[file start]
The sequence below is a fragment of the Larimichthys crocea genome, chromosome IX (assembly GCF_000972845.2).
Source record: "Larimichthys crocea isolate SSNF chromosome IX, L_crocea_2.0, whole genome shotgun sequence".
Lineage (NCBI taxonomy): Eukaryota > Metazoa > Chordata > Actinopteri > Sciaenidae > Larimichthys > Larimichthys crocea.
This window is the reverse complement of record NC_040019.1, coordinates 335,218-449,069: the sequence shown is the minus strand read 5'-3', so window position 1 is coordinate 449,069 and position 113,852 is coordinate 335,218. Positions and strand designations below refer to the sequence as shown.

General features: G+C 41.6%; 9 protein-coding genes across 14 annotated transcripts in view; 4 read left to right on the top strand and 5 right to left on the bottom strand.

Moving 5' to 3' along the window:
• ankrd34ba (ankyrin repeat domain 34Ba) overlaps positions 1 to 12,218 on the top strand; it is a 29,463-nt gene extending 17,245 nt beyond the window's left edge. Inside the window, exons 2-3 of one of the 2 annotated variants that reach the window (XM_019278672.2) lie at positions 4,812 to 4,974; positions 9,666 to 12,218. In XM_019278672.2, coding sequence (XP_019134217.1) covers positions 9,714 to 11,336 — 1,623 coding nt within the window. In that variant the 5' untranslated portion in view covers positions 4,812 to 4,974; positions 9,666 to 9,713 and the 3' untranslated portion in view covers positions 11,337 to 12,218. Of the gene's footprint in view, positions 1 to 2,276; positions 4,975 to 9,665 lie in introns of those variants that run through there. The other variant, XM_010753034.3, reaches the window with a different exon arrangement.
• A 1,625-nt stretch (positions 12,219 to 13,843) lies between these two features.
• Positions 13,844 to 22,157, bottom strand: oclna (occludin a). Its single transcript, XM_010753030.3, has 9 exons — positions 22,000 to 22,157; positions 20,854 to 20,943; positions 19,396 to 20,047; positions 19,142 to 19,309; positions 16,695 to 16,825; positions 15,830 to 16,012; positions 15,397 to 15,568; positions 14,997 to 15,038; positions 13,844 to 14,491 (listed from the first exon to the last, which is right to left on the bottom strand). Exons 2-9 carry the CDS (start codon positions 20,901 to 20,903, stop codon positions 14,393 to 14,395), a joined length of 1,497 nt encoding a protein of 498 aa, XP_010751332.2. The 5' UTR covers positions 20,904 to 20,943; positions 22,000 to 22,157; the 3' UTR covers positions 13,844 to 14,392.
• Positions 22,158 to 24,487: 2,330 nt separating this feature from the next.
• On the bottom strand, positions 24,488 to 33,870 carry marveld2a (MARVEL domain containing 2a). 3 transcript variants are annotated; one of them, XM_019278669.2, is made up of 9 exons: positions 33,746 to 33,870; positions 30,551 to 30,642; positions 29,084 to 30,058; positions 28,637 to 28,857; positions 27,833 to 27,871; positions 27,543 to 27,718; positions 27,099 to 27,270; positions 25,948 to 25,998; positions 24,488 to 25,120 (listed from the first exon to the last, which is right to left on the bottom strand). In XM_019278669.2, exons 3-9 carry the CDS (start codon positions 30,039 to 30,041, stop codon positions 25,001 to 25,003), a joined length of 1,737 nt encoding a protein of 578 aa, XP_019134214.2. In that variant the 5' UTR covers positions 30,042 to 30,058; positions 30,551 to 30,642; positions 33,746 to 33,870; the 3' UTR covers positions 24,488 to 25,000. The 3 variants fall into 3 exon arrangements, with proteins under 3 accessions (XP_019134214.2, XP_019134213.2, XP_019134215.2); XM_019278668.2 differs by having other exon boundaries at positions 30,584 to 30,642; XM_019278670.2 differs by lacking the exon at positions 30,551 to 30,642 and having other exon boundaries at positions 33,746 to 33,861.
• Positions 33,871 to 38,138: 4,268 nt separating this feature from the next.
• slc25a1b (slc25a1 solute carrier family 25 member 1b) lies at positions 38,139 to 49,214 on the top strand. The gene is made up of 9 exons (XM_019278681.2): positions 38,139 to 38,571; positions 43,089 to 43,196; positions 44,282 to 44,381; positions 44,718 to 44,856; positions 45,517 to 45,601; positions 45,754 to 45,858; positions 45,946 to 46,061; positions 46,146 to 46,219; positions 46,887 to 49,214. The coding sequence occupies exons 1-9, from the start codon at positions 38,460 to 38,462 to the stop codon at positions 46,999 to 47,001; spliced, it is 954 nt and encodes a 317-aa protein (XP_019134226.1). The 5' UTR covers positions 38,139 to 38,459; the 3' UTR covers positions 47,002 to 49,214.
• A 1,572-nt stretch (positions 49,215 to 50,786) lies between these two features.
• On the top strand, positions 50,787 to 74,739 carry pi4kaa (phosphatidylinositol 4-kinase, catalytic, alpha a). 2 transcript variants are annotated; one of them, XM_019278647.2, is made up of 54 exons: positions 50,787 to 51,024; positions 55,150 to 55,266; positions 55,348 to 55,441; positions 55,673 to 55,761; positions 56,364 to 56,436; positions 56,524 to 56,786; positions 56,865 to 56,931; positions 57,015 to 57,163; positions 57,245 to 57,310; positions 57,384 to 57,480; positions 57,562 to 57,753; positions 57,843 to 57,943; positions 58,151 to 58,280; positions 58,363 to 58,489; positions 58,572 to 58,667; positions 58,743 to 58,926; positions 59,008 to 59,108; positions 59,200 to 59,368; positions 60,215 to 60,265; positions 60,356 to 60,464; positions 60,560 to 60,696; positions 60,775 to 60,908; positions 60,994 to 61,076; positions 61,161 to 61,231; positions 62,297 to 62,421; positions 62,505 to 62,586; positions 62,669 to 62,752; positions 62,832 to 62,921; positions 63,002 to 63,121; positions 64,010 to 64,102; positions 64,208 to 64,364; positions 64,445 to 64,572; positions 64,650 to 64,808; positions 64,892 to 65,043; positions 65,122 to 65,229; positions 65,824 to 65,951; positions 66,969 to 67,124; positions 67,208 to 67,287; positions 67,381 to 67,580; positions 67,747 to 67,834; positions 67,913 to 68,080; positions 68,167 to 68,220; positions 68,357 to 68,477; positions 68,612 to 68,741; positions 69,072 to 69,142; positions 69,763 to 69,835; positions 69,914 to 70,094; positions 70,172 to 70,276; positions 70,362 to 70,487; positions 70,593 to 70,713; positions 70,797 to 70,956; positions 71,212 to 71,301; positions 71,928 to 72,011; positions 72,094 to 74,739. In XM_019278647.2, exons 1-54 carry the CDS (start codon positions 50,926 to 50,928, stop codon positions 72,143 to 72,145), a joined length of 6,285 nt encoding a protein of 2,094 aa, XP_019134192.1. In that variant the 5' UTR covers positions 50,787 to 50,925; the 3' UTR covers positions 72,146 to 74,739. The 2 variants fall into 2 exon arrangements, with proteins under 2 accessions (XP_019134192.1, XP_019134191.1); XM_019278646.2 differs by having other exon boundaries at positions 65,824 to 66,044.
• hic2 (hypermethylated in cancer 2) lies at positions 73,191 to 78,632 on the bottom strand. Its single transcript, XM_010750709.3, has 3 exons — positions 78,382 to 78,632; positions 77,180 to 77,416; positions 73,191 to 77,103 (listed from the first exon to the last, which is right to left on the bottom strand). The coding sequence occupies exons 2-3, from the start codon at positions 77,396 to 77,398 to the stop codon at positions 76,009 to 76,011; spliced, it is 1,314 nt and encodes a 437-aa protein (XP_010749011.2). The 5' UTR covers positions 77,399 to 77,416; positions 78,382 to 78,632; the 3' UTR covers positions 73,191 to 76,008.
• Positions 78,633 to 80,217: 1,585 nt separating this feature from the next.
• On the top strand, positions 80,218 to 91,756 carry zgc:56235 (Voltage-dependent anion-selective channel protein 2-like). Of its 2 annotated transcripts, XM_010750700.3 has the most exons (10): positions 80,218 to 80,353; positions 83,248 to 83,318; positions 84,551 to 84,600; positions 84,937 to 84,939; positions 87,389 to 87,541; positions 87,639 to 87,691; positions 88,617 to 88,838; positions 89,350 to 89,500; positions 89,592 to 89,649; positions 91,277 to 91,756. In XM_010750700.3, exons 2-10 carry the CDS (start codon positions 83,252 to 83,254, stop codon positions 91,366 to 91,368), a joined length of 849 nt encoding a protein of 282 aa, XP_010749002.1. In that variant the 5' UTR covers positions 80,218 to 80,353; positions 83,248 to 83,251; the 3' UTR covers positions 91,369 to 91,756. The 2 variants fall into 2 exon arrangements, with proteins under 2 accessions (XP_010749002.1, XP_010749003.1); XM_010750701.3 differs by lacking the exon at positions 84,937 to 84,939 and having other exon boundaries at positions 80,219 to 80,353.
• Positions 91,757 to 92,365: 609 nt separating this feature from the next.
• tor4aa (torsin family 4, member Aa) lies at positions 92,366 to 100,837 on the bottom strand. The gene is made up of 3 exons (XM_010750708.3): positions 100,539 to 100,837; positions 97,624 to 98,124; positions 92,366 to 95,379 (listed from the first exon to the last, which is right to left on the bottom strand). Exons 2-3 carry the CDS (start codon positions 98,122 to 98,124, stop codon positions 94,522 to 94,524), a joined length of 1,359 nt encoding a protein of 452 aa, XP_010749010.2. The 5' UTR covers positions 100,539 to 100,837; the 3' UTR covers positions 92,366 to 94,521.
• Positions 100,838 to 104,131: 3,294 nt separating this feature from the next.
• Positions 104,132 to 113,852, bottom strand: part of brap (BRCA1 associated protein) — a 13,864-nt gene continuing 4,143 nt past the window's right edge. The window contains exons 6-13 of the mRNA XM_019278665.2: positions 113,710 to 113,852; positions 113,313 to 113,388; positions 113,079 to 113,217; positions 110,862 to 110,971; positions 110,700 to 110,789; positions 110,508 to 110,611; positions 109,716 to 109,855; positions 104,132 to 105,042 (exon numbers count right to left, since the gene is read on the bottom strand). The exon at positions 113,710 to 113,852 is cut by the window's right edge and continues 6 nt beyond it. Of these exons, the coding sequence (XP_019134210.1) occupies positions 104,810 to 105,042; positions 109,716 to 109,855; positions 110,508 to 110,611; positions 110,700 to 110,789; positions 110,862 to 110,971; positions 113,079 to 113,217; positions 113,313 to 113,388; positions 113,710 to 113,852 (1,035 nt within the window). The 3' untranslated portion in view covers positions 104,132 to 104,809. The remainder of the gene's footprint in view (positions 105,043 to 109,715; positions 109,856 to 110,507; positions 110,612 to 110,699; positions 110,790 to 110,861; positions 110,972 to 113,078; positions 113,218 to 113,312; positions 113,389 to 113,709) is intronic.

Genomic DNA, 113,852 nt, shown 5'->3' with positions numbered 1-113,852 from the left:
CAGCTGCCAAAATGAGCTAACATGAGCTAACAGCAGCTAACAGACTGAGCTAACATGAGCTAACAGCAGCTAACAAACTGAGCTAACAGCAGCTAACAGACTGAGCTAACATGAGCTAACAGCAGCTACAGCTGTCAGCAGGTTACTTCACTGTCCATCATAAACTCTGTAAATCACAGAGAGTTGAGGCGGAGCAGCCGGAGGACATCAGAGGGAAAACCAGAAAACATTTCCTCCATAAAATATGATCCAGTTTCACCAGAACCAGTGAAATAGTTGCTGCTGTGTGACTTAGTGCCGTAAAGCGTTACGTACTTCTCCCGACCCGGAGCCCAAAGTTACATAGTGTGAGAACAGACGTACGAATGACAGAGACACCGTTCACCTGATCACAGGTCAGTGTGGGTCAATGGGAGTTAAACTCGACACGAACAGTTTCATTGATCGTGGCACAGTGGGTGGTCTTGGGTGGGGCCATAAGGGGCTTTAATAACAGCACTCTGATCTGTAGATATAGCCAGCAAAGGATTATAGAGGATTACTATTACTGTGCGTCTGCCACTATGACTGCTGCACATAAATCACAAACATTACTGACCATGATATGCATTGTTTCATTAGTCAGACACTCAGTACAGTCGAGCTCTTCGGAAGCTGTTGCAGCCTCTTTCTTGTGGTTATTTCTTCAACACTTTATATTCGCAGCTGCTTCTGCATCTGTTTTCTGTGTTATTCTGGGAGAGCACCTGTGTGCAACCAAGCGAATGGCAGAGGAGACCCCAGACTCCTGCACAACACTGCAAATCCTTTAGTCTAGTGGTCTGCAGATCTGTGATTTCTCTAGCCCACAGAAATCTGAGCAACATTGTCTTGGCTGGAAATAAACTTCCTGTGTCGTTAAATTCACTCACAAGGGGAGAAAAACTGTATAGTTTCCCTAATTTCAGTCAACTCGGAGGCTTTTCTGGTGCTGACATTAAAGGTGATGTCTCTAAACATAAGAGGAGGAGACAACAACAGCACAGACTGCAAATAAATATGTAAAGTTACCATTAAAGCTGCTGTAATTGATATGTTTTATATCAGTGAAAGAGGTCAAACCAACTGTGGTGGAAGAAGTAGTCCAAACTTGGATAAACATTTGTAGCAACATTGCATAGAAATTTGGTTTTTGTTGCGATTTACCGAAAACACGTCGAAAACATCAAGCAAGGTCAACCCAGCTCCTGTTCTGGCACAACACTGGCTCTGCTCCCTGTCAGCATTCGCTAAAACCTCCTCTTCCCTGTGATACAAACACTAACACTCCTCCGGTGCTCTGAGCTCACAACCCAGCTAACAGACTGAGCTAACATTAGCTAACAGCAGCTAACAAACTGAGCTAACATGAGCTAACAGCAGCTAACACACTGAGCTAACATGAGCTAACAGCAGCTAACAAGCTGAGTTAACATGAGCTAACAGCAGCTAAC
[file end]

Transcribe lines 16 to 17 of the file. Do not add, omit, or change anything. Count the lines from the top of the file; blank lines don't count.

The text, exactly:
• hic2 (hypermethylated in cancer 2) lies at positions 73,191 to 78,632 on the bottom strand. Its single transcript, XM_010750709.3, has 3 exons — positions 78,382 to 78,632; positions 77,180 to 77,416; positions 73,191 to 77,103 (listed from the first exon to the last, which is right to left on the bottom strand). The coding sequence occupies exons 2-3, from the start codon at positions 77,396 to 77,398 to the stop codon at positions 76,009 to 76,011; spliced, it is 1,314 nt and encodes a 437-aa protein (XP_010749011.2). The 5' UTR covers positions 77,399 to 77,416; positions 78,382 to 78,632; the 3' UTR covers positions 73,191 to 76,008.
• Positions 78,633 to 80,217: 1,585 nt separating this feature from the next.